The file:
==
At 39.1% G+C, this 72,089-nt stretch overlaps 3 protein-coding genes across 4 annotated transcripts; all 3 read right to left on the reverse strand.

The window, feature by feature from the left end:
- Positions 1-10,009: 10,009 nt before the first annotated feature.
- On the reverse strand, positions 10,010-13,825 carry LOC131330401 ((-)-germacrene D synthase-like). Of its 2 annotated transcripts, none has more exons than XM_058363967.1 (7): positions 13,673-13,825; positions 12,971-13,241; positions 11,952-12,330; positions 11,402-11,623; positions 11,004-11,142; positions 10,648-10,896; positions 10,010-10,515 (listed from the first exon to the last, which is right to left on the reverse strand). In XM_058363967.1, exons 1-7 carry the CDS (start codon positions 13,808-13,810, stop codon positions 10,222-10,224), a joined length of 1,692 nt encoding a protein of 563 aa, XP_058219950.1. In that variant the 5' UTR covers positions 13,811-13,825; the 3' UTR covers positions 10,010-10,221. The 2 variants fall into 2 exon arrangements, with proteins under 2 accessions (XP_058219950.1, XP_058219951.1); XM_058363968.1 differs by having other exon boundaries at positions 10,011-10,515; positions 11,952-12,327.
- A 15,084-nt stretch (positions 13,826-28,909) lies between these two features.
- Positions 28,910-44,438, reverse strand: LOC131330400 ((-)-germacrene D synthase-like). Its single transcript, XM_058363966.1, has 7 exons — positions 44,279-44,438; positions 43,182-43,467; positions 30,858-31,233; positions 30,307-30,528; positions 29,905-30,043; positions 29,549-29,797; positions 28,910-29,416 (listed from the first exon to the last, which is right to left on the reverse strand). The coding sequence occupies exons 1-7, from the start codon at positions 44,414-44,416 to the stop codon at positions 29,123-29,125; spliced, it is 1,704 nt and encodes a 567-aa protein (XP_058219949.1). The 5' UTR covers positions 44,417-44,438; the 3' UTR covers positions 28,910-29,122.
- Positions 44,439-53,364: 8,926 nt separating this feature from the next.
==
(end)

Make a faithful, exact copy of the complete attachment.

At 39.1% G+C, this 72,089-nt stretch overlaps 3 protein-coding genes across 4 annotated transcripts; all 3 read right to left on the reverse strand.

The window, feature by feature from the left end:
- Positions 1-10,009: 10,009 nt before the first annotated feature.
- On the reverse strand, positions 10,010-13,825 carry LOC131330401 ((-)-germacrene D synthase-like). Of its 2 annotated transcripts, none has more exons than XM_058363967.1 (7): positions 13,673-13,825; positions 12,971-13,241; positions 11,952-12,330; positions 11,402-11,623; positions 11,004-11,142; positions 10,648-10,896; positions 10,010-10,515 (listed from the first exon to the last, which is right to left on the reverse strand). In XM_058363967.1, exons 1-7 carry the CDS (start codon positions 13,808-13,810, stop codon positions 10,222-10,224), a joined length of 1,692 nt encoding a protein of 563 aa, XP_058219950.1. In that variant the 5' UTR covers positions 13,811-13,825; the 3' UTR covers positions 10,010-10,221. The 2 variants fall into 2 exon arrangements, with proteins under 2 accessions (XP_058219950.1, XP_058219951.1); XM_058363968.1 differs by having other exon boundaries at positions 10,011-10,515; positions 11,952-12,327.
- A 15,084-nt stretch (positions 13,826-28,909) lies between these two features.
- Positions 28,910-44,438, reverse strand: LOC131330400 ((-)-germacrene D synthase-like). Its single transcript, XM_058363966.1, has 7 exons — positions 44,279-44,438; positions 43,182-43,467; positions 30,858-31,233; positions 30,307-30,528; positions 29,905-30,043; positions 29,549-29,797; positions 28,910-29,416 (listed from the first exon to the last, which is right to left on the reverse strand). The coding sequence occupies exons 1-7, from the start codon at positions 44,414-44,416 to the stop codon at positions 29,123-29,125; spliced, it is 1,704 nt and encodes a 567-aa protein (XP_058219949.1). The 5' UTR covers positions 44,417-44,438; the 3' UTR covers positions 28,910-29,122.
- Positions 44,439-53,364: 8,926 nt separating this feature from the next.